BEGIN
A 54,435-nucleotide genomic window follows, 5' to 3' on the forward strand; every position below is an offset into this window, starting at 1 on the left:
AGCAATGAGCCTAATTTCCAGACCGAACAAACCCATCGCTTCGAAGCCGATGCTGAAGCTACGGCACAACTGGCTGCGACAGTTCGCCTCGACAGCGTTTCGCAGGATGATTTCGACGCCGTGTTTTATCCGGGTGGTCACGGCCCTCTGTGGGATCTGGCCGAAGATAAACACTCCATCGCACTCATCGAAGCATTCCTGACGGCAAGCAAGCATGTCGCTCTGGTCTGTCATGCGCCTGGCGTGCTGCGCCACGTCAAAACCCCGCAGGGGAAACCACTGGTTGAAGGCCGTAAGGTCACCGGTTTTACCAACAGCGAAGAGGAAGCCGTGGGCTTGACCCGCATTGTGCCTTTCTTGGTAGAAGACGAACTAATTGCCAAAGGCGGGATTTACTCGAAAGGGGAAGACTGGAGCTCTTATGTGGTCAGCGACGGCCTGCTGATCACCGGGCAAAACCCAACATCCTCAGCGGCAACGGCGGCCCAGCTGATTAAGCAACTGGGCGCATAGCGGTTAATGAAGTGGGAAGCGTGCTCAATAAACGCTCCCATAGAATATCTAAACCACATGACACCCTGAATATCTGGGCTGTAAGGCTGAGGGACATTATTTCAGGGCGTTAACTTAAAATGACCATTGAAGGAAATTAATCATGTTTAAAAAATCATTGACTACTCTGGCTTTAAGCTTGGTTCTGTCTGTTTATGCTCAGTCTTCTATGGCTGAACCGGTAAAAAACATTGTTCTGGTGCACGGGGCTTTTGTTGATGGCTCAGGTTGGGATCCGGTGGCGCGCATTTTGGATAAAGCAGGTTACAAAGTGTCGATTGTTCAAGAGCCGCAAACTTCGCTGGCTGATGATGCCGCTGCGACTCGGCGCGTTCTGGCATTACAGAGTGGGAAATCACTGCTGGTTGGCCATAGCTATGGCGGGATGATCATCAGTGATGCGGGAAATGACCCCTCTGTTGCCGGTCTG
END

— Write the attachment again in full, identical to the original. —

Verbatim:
A 54,435-nucleotide genomic window follows, 5' to 3' on the forward strand; every position below is an offset into this window, starting at 1 on the left:
AGCAATGAGCCTAATTTCCAGACCGAACAAACCCATCGCTTCGAAGCCGATGCTGAAGCTACGGCACAACTGGCTGCGACAGTTCGCCTCGACAGCGTTTCGCAGGATGATTTCGACGCCGTGTTTTATCCGGGTGGTCACGGCCCTCTGTGGGATCTGGCCGAAGATAAACACTCCATCGCACTCATCGAAGCATTCCTGACGGCAAGCAAGCATGTCGCTCTGGTCTGTCATGCGCCTGGCGTGCTGCGCCACGTCAAAACCCCGCAGGGGAAACCACTGGTTGAAGGCCGTAAGGTCACCGGTTTTACCAACAGCGAAGAGGAAGCCGTGGGCTTGACCCGCATTGTGCCTTTCTTGGTAGAAGACGAACTAATTGCCAAAGGCGGGATTTACTCGAAAGGGGAAGACTGGAGCTCTTATGTGGTCAGCGACGGCCTGCTGATCACCGGGCAAAACCCAACATCCTCAGCGGCAACGGCGGCCCAGCTGATTAAGCAACTGGGCGCATAGCGGTTAATGAAGTGGGAAGCGTGCTCAATAAACGCTCCCATAGAATATCTAAACCACATGACACCCTGAATATCTGGGCTGTAAGGCTGAGGGACATTATTTCAGGGCGTTAACTTAAAATGACCATTGAAGGAAATTAATCATGTTTAAAAAATCATTGACTACTCTGGCTTTAAGCTTGGTTCTGTCTGTTTATGCTCAGTCTTCTATGGCTGAACCGGTAAAAAACATTGTTCTGGTGCACGGGGCTTTTGTTGATGGCTCAGGTTGGGATCCGGTGGCGCGCATTTTGGATAAAGCAGGTTACAAAGTGTCGATTGTTCAAGAGCCGCAAACTTCGCTGGCTGATGATGCCGCTGCGACTCGGCGCGTTCTGGCATTACAGAGTGGGAAATCACTGCTGGTTGGCCATAGCTATGGCGGGATGATCATCAGTGATGCGGGAAATGACCCCTCTGTTGCCGGTCTG